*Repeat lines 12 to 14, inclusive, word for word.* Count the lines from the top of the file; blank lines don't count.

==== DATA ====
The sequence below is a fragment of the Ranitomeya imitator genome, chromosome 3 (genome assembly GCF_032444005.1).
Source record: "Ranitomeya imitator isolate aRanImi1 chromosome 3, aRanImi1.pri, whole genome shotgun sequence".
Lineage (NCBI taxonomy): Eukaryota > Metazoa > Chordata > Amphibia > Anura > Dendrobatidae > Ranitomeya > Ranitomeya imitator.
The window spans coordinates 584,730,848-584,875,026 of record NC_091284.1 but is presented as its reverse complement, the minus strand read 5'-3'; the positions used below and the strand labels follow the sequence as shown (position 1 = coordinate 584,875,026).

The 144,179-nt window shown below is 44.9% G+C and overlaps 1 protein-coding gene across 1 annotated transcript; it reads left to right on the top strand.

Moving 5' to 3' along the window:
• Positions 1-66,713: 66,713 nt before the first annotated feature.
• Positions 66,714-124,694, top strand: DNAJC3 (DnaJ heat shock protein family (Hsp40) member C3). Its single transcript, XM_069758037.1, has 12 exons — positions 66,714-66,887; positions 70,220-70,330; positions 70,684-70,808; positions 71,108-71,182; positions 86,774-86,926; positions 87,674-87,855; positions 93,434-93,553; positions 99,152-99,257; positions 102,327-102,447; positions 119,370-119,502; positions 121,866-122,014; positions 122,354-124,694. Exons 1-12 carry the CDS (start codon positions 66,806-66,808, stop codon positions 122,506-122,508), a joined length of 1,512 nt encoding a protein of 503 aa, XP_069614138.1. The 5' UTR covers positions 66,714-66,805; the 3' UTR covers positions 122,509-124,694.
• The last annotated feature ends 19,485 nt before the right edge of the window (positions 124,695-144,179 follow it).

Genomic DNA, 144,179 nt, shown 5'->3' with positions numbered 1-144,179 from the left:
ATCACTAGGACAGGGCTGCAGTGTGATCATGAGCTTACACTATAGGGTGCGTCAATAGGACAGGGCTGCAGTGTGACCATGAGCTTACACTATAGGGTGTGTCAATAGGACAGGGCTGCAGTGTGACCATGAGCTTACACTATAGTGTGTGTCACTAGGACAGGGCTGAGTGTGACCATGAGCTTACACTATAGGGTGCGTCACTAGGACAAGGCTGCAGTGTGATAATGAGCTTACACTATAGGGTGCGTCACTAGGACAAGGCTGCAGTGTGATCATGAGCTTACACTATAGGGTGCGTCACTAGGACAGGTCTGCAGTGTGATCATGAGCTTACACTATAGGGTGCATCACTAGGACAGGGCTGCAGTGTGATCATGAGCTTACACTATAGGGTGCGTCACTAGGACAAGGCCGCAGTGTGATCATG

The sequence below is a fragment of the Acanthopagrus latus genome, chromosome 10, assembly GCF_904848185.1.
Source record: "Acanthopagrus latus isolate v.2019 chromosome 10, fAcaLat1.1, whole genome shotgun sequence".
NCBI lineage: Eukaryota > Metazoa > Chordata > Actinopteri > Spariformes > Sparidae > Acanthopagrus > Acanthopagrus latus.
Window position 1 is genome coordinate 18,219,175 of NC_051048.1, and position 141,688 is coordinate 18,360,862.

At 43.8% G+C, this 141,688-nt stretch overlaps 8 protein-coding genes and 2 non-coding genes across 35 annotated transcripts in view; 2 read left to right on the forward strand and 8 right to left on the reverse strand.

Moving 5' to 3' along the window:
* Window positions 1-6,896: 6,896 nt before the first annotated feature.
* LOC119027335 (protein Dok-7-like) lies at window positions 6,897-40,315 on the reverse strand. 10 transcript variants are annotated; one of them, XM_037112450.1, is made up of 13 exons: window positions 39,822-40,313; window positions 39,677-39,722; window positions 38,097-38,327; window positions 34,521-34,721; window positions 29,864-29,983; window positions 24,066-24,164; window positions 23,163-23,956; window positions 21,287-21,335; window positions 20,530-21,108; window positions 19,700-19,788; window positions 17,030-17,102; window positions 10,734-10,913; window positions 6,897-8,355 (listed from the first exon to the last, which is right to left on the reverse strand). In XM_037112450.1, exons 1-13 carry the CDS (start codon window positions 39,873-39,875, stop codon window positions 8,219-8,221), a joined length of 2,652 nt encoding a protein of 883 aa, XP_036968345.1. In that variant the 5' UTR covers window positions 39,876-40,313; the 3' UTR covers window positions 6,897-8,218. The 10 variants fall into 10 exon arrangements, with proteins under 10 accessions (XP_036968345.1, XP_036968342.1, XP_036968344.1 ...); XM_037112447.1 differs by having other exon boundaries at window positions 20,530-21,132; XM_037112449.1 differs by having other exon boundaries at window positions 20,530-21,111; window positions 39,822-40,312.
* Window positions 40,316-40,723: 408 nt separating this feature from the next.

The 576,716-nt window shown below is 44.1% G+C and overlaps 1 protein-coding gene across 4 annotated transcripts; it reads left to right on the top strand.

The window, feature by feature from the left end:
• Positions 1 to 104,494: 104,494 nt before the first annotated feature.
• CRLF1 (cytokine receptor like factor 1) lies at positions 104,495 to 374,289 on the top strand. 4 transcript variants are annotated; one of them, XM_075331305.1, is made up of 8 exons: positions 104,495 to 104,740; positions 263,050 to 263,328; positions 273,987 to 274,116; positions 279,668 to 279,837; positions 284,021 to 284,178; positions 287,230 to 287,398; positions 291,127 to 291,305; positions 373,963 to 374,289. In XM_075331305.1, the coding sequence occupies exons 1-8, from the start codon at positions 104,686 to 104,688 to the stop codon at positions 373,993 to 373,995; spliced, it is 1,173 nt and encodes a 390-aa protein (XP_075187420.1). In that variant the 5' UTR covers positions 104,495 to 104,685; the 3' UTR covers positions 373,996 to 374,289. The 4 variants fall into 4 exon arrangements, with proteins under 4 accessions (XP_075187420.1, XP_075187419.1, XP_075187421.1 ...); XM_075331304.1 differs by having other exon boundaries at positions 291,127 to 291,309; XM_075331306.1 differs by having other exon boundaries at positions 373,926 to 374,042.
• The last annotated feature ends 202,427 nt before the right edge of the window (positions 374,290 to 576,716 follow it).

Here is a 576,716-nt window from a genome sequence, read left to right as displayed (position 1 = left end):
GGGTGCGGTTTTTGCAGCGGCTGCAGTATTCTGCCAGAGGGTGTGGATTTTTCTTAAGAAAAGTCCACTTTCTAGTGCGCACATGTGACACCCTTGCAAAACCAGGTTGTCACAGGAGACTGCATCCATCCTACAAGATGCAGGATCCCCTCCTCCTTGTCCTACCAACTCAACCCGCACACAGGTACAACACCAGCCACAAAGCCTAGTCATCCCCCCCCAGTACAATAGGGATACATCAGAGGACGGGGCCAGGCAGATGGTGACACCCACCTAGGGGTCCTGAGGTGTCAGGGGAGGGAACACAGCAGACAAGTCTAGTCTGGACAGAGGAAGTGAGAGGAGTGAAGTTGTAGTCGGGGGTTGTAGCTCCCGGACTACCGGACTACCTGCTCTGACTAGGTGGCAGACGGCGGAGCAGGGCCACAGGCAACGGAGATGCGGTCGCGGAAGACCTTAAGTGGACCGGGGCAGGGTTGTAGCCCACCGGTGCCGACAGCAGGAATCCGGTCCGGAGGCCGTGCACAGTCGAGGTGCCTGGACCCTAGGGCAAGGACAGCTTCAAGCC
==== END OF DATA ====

The sequence below is a fragment of the Acanthopagrus latus genome, chromosome 10, assembly GCF_904848185.1.
Source record: "Acanthopagrus latus isolate v.2019 chromosome 10, fAcaLat1.1, whole genome shotgun sequence".
NCBI lineage: Eukaryota > Metazoa > Chordata > Actinopteri > Spariformes > Sparidae > Acanthopagrus > Acanthopagrus latus.